While the dire need for PPE is caused largely by the Trump’s repeated mishandling of the pandemic and what medical historian Debora Levine called “the technological imperative in US health care” that prioritises high-tech and high-cost interventions over low-tech.

But necessary equipment like face masks, Asians and Asian Americans who own medical-grade masks are now put in a difficult position to negotiate an ethical conundrum in which there are no absolutely right answers. The US has recommended the public to rely on cloth masks goes against what experts and governments in East Asia have advised.

While the Chinese government and Hong Kong health experts agree that N95s should be reserved for front line medical workers, based on their experience battling SARS, they recommend single-use surgical masks for low-risk individuals in the general public, even when they are not showing any symptoms. 

When experts and governments across the globe disagree on best public health practices, individuals are forced to navigate tensions between cultures that affect how scientific evidence is interpreted and translated into everyday practices.

Before the current mask shortage in the US, Hongkongers have long criticised European and American expats as endangering themselves and others by refusing to wear proper masks. 

Asians and Asian Americans who own a small amount of surgical or N95 masks – either purchased prior to the current shortage, or received in the mail from their loved ones abroad -deliberate with each other if they should donate them to hospitals, or wear them in more crowded public spaces to protect themselves and their immediate community.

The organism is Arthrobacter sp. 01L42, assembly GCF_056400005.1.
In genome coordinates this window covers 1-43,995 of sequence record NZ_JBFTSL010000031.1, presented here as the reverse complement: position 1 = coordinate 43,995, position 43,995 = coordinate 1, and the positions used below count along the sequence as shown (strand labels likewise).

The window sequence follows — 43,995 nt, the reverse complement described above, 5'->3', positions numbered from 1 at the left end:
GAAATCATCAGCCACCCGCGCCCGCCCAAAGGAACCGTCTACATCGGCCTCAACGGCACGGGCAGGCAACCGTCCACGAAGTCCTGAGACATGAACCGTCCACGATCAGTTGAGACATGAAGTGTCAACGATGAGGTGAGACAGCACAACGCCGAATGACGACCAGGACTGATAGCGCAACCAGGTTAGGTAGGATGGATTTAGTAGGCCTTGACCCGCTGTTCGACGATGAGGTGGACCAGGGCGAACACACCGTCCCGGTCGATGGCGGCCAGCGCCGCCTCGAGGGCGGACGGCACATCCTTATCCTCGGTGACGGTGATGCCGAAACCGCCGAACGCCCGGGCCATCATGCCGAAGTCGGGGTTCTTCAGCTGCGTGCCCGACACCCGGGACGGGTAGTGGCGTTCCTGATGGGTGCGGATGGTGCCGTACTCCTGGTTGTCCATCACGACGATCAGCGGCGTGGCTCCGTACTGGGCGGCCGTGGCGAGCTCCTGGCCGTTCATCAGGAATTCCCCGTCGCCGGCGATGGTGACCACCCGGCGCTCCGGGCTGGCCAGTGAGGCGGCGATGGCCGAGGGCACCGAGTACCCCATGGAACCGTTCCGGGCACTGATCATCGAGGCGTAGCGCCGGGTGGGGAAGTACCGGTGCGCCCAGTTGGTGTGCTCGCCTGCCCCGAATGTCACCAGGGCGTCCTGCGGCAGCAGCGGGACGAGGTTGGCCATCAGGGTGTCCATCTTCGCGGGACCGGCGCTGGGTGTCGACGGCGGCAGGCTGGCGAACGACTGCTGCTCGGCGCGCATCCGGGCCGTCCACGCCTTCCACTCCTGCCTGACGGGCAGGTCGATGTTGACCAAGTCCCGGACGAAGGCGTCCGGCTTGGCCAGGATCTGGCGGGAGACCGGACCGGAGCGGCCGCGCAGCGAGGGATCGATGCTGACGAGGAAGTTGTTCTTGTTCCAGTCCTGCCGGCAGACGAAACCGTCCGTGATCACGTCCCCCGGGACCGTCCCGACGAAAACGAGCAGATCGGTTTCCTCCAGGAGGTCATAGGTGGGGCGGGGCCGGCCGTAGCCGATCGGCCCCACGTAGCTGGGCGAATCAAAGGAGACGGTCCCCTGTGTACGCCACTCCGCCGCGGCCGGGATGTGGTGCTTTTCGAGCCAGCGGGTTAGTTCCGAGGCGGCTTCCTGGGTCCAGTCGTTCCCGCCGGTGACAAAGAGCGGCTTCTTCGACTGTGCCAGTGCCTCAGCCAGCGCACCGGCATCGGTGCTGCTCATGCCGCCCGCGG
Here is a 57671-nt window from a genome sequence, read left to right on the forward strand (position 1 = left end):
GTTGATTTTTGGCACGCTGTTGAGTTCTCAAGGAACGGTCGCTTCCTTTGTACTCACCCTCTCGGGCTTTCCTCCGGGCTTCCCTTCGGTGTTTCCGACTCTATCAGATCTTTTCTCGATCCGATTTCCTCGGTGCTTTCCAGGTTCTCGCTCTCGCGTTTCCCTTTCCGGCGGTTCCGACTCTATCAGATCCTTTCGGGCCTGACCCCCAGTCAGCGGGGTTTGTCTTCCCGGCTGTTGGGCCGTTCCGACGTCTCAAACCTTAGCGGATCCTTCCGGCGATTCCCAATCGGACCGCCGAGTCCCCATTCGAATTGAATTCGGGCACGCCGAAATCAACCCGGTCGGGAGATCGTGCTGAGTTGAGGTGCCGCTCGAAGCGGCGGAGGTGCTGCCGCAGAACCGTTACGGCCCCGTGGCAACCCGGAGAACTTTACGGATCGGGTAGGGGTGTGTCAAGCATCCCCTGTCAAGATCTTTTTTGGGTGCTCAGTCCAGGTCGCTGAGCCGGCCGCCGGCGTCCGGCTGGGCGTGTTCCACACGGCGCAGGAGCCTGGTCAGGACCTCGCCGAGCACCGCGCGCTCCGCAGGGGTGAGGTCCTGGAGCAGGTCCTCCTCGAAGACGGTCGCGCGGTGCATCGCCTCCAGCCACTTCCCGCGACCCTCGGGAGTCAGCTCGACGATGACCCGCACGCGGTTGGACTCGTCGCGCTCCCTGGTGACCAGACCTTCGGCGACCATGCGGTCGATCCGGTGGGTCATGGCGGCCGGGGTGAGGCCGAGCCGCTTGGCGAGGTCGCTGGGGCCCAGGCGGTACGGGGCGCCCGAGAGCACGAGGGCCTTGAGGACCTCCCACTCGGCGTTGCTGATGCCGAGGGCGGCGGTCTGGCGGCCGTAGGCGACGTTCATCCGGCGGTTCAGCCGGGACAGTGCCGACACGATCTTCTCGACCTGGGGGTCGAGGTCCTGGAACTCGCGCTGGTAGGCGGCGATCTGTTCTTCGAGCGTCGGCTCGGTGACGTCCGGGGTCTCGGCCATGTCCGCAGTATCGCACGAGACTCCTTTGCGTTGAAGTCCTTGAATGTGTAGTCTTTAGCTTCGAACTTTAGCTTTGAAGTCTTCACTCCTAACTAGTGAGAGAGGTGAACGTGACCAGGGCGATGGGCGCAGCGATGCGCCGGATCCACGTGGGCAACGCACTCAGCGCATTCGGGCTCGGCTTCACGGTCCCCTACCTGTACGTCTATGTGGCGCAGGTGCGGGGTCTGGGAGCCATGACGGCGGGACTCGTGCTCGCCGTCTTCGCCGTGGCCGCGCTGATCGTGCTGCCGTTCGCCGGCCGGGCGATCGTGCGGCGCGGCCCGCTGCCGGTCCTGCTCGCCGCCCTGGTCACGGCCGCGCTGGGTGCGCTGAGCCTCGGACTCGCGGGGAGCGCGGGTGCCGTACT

Some worry they would be criticised if they don medical-grade masks in public because they may be accused of stealing from healthcare workers. Others, citing the success of the South Korean and Taiwanese governments in securing surgical masks for the public, argue that individuals should not be tasked with bearing an ethical and public-health burden caused by the US government’s failure to prepare for the pandemic and supply chain mismanagement

Asian diasporas and Asian Americans are embroiled in an environment that has repeatedly put them in harm’s way. They were targeted by the Trump administration, first ridiculed for their mask use, and now being asked to donate masks to help solve a systemic failure.

Hongkongers, similarly, have suffered during this pandemic from political failures: the suppression of whistle-blowers by the Chinese Communist Party, and the incompetence of the Hong Kong government in controlling the spread of the virus. Both groups have, in their own ways and respective locales, been practising mutual aid and devising grassroots tactics to protect their own communities. 

Rather than arguing who has done the “right” thing when so much remains unknown about the virus and what the most effective public health policies are, we should harness this moment of crisis to cultivate solidarity. The world shares common struggles against systemic failures in the global medical supply chain and government responses to pandemics with Hongkongers, Asians diasporas and Asian Americans.

At the individual level, regardless of our locations, we are all in this together. Instead of wrestling over what the absolutely right course of action is, we should also allow ourselves to feel at ease with the decisions we make for our health and the health of our community based on the limited resources and scientific information available to us right now. 

Shui-yin Sharon Yam is an Associate Professor of Writing, Rhetoric, and Digital Studies at the University of Kentucky. She is the author of Inconvenient Strangers: Transnational Subjects and the Politics of Citizenship.